There are existential truths in some songs that lift and educate Everyman. When a man knows his place in the universe he can be comfortable with his place with God.

I plan on including many Johnny Cash songs because of the street smarts he shares. When I am ready to play Man in Black for my son, I will also share a lesson about how a man needs to help others, to be associated with those in need. He is to carry a burden for those who cannot carry it for themselves.

I wear the black for those who never read,
Or listened to the words that Jesus said,
About the road to happiness through love and charity,
Why, you’d think He’s talking straight to you and me.

Well, we’re doin’ mighty fine, I do suppose,
In our streak of lightnin’ cars and fancy clothes,
But just so we’re reminded of the ones who are held back,
Up front there ought ‘a be a Man In Black.

I didn’t have a dad and I’m not from a Christian home, so my devotions are going to be unconventional. But when you are teaching the long devotion, you need a song in your heart.

Ah, I’d love to wear a rainbow every day,
And tell the world that everything’s OK,
But I’ll try to carry off a little darkness on my back,
‘Till things are brighter, I’m the Man In Black.

IMG_1423

-Mark Liebenthal

How Do You Communicate?

Welcome to the year 2014!

First Snow 115

A new year either brings a wash of excitement and hope for what might be or an overwhelming list of what is yet unaccomplished.  I suppose it depends on which side of the bread you put the butter.  Apparently, I prefer my buttered bread scrambled, because this year has brought both to me and I’m still not sure which will take the upper hand.  I’m taking one day at a time.

With the 12th day of Christmas upon us, our celebratory routine will change.  School times change, focus changes, work schedules even change. The only thing that won’t change is our rhythm of devotion.  I have been ‘good’ at sticking to the rhythm we established, but I’ve swung back and forth between feeling at peace with these times together versus feeling like it’s all in vain.  It can be hard with an energetic 4 yr old.  I feel like I tell him to respect people -while they’re praying- more often than I tell him about the God -to Whom- we pray.  It bothers me.  I’m not a resolution kind of person – if I falter one little bit I give in completely, so I don’t set myself up anymore.  But I do have an ongoing hope that has hit the fire this winter.  I want to point my son to Jesus.  And if our conversations, prayers and readings will do that, I will carry on.  If they’re getting in the way, though, I need to change my method of communication.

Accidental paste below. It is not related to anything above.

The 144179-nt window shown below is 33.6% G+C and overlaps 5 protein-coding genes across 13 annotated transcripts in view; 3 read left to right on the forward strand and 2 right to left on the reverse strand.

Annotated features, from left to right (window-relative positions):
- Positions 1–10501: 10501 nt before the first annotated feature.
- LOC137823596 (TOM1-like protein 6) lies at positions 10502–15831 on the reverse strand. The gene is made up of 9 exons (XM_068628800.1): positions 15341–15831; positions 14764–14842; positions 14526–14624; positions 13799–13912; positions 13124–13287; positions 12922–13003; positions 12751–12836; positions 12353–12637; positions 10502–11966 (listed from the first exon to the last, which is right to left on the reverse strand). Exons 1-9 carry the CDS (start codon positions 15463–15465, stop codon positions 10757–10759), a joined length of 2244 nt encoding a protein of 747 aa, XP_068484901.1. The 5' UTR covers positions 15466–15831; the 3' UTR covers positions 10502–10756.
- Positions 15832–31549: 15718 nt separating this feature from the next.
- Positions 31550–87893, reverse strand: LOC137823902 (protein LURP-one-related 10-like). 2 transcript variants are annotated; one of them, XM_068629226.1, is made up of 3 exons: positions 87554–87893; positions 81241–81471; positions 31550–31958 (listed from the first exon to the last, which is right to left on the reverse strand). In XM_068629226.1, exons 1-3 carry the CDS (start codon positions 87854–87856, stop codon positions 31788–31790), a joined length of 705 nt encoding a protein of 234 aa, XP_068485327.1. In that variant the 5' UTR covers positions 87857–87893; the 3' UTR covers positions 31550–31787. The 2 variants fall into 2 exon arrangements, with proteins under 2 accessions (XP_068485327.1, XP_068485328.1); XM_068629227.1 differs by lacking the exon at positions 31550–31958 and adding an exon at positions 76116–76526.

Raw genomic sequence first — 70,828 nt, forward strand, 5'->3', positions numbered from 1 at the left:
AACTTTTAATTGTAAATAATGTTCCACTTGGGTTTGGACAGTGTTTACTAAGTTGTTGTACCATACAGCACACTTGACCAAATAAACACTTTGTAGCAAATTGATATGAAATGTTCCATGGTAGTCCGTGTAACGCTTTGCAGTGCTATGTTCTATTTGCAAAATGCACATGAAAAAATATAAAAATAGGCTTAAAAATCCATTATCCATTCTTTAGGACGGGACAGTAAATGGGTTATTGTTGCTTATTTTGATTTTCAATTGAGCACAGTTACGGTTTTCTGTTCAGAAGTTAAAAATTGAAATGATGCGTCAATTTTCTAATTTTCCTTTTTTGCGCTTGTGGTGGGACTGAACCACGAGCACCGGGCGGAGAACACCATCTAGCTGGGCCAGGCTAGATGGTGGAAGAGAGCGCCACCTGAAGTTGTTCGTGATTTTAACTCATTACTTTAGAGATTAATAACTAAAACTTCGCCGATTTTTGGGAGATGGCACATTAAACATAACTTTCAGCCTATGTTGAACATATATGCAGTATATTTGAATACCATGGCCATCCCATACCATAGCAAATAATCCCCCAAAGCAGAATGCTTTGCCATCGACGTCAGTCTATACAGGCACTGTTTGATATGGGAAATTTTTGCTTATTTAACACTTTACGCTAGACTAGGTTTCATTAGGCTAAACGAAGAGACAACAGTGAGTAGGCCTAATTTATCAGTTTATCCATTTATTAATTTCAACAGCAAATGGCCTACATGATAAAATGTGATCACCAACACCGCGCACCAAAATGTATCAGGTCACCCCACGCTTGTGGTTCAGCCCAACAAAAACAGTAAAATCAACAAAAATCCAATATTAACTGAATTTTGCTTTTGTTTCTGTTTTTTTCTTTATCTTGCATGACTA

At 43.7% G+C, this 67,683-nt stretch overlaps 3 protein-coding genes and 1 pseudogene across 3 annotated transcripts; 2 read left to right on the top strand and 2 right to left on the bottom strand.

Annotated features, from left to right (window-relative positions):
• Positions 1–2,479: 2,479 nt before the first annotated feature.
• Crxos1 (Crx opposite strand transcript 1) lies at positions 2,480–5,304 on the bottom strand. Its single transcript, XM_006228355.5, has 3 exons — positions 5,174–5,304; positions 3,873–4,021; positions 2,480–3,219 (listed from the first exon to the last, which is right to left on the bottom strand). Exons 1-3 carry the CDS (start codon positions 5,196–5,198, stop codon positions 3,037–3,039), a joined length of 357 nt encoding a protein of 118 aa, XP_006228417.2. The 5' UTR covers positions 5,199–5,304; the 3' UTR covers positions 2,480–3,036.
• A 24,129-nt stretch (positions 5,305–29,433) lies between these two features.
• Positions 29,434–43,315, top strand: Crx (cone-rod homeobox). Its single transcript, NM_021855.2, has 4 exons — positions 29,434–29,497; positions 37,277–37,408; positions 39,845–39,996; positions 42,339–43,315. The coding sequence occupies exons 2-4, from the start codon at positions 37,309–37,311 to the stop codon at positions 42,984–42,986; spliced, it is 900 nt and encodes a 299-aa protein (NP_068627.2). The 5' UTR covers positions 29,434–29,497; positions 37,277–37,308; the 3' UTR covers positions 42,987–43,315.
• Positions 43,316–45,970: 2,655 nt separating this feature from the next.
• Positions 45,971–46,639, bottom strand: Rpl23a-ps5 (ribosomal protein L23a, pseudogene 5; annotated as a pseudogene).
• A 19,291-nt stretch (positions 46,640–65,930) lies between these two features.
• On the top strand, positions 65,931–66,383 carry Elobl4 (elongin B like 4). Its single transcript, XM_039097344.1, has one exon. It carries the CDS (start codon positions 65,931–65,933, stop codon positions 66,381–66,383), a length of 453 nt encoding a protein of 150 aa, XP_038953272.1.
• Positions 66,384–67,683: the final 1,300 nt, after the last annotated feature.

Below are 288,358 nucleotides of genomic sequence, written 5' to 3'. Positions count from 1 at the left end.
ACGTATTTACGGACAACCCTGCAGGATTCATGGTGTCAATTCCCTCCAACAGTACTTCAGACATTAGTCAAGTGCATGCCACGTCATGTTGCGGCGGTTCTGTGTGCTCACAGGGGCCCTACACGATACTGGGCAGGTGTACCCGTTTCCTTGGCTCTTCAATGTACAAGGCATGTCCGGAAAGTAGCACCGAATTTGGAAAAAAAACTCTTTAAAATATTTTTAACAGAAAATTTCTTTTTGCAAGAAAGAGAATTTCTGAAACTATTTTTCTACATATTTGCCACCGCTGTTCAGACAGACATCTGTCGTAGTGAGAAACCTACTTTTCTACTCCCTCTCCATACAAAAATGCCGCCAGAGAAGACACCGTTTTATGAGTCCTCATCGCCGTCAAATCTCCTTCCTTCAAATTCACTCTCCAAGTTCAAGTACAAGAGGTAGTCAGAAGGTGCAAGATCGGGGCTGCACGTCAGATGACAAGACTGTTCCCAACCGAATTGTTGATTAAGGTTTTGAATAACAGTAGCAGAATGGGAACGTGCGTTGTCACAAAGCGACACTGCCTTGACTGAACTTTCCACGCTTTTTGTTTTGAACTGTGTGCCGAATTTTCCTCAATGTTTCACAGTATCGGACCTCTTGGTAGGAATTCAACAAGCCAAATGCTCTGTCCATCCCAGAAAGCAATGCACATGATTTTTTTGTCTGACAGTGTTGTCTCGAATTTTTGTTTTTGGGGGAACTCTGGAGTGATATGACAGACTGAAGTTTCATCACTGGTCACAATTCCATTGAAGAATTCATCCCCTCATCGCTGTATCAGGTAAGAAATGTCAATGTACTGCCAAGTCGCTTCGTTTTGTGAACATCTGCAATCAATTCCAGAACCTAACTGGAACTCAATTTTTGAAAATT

And talking about communication, here are some ways in which my son communicates:

1)  We’ve been talking about how Jesus takes care of us and looking for things throughout the day that can remind us of that.  I always ask Kaiser for his input, so I let him come up with a suggestion of what ‘thing’ or ‘action’ might trigger his memory.  He didn’t have to think long before he suggested burping.  Yes, burping.  And being a mother who doesn’t often have a better suggestion…… we went with it.  Interestingly enough, he and I burp enough throughout one day to be reminded of Jesus’ care -a lot-!  You know, it works.  And since God was the one Who came up with the idea of burping in the first place, I really can’t tell my son that it’s not polite.  It really helps to live in a country where you don’t have to say ‘excuse me’ after such action, too.  Instead, we say, “Thank you, Jesus, for taking care of me!”

2.) We ruminated on Psalm 23 recently and walked through the Psalm’s journey in our imagination.  In case anyone was wondering, Kaiser can use his imagination with his eyes open.  And, indeed, there was the Lord walking beside him through the valley of death.  After we’d gone through the Psalm’s journey a few times, I asked him what his favourite part was.

Any guesses?

It was His ‘bo’ staff.

Bo Staff<

It comforts me.

So with our imaginations in high gear, we press on seeking and searching…..looking for even a glimpse of Him.  We cherish hope and stand against fear – together.  My kind husband, curious son, and I.

-Tamara

cityscape: skyline of faith and nightmare